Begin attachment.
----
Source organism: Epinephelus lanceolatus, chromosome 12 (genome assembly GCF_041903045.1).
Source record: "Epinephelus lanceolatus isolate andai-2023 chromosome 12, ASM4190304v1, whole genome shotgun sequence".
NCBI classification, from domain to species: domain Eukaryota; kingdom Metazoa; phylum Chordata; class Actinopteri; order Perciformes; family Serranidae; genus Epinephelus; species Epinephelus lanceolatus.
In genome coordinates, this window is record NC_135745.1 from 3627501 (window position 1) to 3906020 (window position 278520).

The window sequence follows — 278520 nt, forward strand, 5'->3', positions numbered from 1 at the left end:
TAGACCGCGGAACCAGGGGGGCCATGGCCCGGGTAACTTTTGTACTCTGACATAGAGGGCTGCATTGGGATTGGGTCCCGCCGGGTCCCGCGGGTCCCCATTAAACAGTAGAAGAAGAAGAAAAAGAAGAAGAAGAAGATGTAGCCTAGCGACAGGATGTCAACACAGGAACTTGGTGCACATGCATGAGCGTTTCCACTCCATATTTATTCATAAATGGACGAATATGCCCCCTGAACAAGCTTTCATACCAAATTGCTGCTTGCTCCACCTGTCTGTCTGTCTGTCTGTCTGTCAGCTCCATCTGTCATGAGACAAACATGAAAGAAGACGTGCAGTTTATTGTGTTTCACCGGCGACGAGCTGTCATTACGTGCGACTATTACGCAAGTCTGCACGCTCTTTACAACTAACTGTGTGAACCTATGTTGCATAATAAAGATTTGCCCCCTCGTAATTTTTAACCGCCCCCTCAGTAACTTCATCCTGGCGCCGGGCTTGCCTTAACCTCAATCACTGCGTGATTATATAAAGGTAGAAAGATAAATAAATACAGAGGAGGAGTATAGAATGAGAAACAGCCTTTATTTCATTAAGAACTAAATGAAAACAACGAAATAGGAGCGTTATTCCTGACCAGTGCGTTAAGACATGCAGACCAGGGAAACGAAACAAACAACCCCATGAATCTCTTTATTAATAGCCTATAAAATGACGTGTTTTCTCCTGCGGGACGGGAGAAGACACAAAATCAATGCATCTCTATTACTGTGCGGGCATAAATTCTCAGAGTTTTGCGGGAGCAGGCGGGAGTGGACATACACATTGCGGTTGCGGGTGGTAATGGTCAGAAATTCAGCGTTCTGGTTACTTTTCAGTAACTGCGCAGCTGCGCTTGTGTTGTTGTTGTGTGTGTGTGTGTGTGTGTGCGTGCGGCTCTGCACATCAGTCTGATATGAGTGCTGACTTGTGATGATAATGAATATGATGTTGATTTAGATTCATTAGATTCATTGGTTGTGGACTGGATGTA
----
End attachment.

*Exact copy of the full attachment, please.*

Source organism: Epinephelus lanceolatus, chromosome 12 (genome assembly GCF_041903045.1).
Source record: "Epinephelus lanceolatus isolate andai-2023 chromosome 12, ASM4190304v1, whole genome shotgun sequence".
NCBI classification, from domain to species: domain Eukaryota; kingdom Metazoa; phylum Chordata; class Actinopteri; order Perciformes; family Serranidae; genus Epinephelus; species Epinephelus lanceolatus.
In genome coordinates, this window is record NC_135745.1 from 3627501 (window position 1) to 3906020 (window position 278520).

The window sequence follows — 278520 nt, forward strand, 5'->3', positions numbered from 1 at the left end:
TAGACCGCGGAACCAGGGGGGCCATGGCCCGGGTAACTTTTGTACTCTGACATAGAGGGCTGCATTGGGATTGGGTCCCGCCGGGTCCCGCGGGTCCCCATTAAACAGTAGAAGAAGAAGAAAAAGAAGAAGAAGAAGATGTAGCCTAGCGACAGGATGTCAACACAGGAACTTGGTGCACATGCATGAGCGTTTCCACTCCATATTTATTCATAAATGGACGAATATGCCCCCTGAACAAGCTTTCATACCAAATTGCTGCTTGCTCCACCTGTCTGTCTGTCTGTCTGTCTGTCAGCTCCATCTGTCATGAGACAAACATGAAAGAAGACGTGCAGTTTATTGTGTTTCACCGGCGACGAGCTGTCATTACGTGCGACTATTACGCAAGTCTGCACGCTCTTTACAACTAACTGTGTGAACCTATGTTGCATAATAAAGATTTGCCCCCTCGTAATTTTTAACCGCCCCCTCAGTAACTTCATCCTGGCGCCGGGCTTGCCTTAACCTCAATCACTGCGTGATTATATAAAGGTAGAAAGATAAATAAATACAGAGGAGGAGTATAGAATGAGAAACAGCCTTTATTTCATTAAGAACTAAATGAAAACAACGAAATAGGAGCGTTATTCCTGACCAGTGCGTTAAGACATGCAGACCAGGGAAACGAAACAAACAACCCCATGAATCTCTTTATTAATAGCCTATAAAATGACGTGTTTTCTCCTGCGGGACGGGAGAAGACACAAAATCAATGCATCTCTATTACTGTGCGGGCATAAATTCTCAGAGTTTTGCGGGAGCAGGCGGGAGTGGACATACACATTGCGGTTGCGGGTGGTAATGGTCAGAAATTCAGCGTTCTGGTTACTTTTCAGTAACTGCGCAGCTGCGCTTGTGTTGTTGTTGTGTGTGTGTGTGTGTGTGTGCGTGCGGCTCTGCACATCAGTCTGATATGAGTGCTGACTTGTGATGATAATGAATATGATGTTGATTTAGATTCATTAGATTCATTGGTTGTGGACTGGATGTA